It hasn’t been this hot in October since 1987. Will fall ever start in South Sound?

Cheyenne Boone/

Following one of the hottest Septembers on record, Western Washington will soak up more sunshine and above-average temperatures to kick off October.

The area has never experienced consecutive 80-degree highs in October, according to the National Weather Service. But high temperatures were expected to be near 80 in Thurston County on Sunday, Oct. 1, and Monday, as well as Friday through Sunday, Oct. 7-9.

The region already logged a September that was hotter than it’s been since 1998. Prior to that heat, similar Septembers landed in 1967 and ‘57.

In fact, the bulk of the summer, from July 1 to Sept. 30, was the “warmest and driest … for many Western Washington locations,” NWS said Friday. Rainfall couldn’t jump the hurdle of even a measly half-inch in Seattle.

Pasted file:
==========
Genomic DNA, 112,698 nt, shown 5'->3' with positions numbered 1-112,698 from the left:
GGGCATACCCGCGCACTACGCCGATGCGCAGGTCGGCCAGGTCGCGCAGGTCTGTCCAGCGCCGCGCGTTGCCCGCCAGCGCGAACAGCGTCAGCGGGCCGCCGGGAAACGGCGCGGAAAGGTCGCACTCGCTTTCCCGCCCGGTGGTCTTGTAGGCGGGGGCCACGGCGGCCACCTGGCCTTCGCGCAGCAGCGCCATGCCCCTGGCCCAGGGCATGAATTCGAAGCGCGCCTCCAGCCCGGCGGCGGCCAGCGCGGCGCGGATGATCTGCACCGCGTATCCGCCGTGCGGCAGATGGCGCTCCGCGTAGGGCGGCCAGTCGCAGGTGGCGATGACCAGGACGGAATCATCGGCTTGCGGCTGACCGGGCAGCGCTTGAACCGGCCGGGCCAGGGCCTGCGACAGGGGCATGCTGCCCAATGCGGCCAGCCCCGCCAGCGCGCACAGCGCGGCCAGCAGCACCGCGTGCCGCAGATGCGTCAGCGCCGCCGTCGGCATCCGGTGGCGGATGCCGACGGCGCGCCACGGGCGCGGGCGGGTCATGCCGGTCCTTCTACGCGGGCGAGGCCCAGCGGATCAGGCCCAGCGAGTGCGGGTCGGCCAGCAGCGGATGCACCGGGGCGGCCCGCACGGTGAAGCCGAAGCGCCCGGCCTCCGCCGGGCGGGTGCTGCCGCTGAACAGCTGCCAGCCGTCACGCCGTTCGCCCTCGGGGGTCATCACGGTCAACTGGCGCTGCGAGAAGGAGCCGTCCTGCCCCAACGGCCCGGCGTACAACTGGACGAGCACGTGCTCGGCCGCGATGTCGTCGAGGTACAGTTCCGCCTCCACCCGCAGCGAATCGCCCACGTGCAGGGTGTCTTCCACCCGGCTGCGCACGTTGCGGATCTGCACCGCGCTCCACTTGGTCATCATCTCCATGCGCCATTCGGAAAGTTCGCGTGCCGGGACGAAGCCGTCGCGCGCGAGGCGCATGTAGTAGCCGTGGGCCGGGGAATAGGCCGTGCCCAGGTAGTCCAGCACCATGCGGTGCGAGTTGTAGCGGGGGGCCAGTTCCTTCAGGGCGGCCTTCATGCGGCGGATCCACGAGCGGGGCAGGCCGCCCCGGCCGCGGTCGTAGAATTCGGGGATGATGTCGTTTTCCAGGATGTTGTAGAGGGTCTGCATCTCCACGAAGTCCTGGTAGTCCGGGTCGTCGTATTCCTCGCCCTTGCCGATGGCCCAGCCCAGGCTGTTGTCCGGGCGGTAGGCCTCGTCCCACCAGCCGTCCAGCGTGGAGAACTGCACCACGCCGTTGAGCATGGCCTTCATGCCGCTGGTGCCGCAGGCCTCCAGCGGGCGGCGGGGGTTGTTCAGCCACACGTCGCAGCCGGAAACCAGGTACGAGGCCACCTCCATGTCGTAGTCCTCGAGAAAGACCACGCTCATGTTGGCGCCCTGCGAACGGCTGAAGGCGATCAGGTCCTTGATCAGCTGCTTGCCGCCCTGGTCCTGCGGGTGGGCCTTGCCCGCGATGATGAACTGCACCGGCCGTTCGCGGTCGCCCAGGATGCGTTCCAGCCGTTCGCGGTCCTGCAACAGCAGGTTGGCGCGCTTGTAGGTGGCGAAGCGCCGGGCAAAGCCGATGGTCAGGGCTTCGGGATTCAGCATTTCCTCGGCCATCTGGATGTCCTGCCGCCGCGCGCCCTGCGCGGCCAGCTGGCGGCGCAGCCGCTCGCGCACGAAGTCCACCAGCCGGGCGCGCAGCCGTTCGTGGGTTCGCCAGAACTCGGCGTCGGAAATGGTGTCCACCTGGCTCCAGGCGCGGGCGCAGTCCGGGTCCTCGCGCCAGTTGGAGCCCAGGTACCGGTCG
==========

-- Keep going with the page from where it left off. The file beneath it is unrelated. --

So, when will the rainy season arrive?

“The calendar says it’s October but the forecast will feel like August,” NWS said on Twitter Saturday morning.

The heat wave will last for a beaming 11 days, with highs reaching between 70 and 80 degrees every day in Olympia.

The likelihood of rain between now and then is slim, with an 8 percent or lower chance every day except Sunday, Oct. 9, when the percentage hikes to just 14 percent. Two days later it hops modestly to about a quarter.

Fall should feel a little more normal by Oct. 12, when expected temperatures drop — still in the high 60s — accompanied by a chance of rain.

Look on the bright side: At Paradise in Mount Rainier National Park, it’s going to be dry, dry, dry through at least next Friday, with temperatures comfortably in the 60s.

It seems the Mariners appreciate the sunshine, too.